But my question is, did Republican reformers like Mr. Douthat really think there was any chance that their ideas would achieve headway within the party? If so, they were remarkably naïve.
After all, what is the modern G.O.P.? A simple model that accounts for just about everything you see nowadays would describe the party as an engine designed to harness white resentment on behalf of higher incomes for the donor class.
What we call the Republican “establishment” is really a network of organizations that represent donor interests because they’re supported by donor money. These organizations impose ideological purity with a combination of carrots and sticks: assured support for politicians and pundits who toe the line; sanctions against anyone who veers from orthodoxy; excommunication for independent-thinking pundits; and primary challenges for imperfectly reliable politicians.
To a casual observer, it may look as if this movement engages in actual policy analysis and discussion - but that’s only a show for the media. Can you even imagine being unsure how a Heritage Foundation study on any significant issue will turn out? The truth is that the right’s policy ideas haven’t changed in decades.
So why is this system cracking up now? It’s not because events have called the orthodoxy into question. On the contrary, failed predictions have never caused even the slightest modification in claims: The same people who predicted that President Clinton’s 1993 tax hike would kill jobs and that President Obama’s Affordable Care Act would be an economic disaster are making confident predictions today about the salutary effects of tax cuts.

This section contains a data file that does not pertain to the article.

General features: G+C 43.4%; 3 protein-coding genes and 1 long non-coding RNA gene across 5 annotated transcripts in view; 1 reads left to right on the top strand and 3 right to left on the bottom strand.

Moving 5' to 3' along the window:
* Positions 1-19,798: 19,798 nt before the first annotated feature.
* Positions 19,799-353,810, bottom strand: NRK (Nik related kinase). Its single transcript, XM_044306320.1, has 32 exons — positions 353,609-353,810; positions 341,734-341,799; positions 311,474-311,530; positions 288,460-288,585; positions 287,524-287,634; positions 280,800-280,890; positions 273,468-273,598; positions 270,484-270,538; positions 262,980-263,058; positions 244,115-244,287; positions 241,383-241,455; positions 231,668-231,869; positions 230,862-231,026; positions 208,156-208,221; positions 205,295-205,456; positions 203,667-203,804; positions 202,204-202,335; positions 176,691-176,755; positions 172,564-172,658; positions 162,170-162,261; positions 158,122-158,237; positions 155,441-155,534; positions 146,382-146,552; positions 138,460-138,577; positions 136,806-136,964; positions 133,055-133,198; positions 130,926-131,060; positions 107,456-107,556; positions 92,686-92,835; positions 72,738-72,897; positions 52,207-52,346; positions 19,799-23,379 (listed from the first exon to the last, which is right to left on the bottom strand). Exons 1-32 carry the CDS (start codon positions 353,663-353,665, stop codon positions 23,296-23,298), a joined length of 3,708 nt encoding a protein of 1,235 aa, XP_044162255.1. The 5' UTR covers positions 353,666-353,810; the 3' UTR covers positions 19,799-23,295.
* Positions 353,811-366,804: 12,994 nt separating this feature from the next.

The problem, instead, seems to be the country’s demographics: An increasingly diverse population means that the party needs to go beyond white resentment, but resentful white Americans are having none of it. Oh, and the base never cared about the G.O.P.’s ideology.
Just to be clear, Democrats aren’t angels. But the Democratic Party has a very different kind of arrangement: It’s a coalition of interest groups. None of them are selfless, but the party does in fact try to serve the interests of these groups, more or less; it’s not the kind of immense exercise in bait-and-switch that the G.O.P. has become. And Democrats can respond to a changing country by changing the party, adapting to the shifting balance of power among its constituent groups.
The very pluralism of the Democratic system, while it can make the party diffuse and ineffectual, means that there’s nothing within the party like the right’s unchallengeable orthodoxy, which in turn means that sometimes analysis and evidence can matter.
The hope of reformist Republicans was, I suppose, that the donor class itself would realize the need to soften the party’s ideology in the face of a changing society. But the right wing’s wealthy are different from you and me: They can, and do, surround themselves with people telling them that if only they say the usual things louder - if only they run yet another ad accusing Donald Trump of not being a true conservative - they can re-establish the old order. Remember, it took five presidential defeats - 1932, 1936, 1940, 1944 and the shocker in 1948 - before the old G.O.P. accepted the legitimacy of the New Deal. If that’s the standard, would-be Republican reformers might have to wait through two terms of President Hillary Clinton and one term of her successor before getting a hearing.
For now, at least, the reformers have no constituency.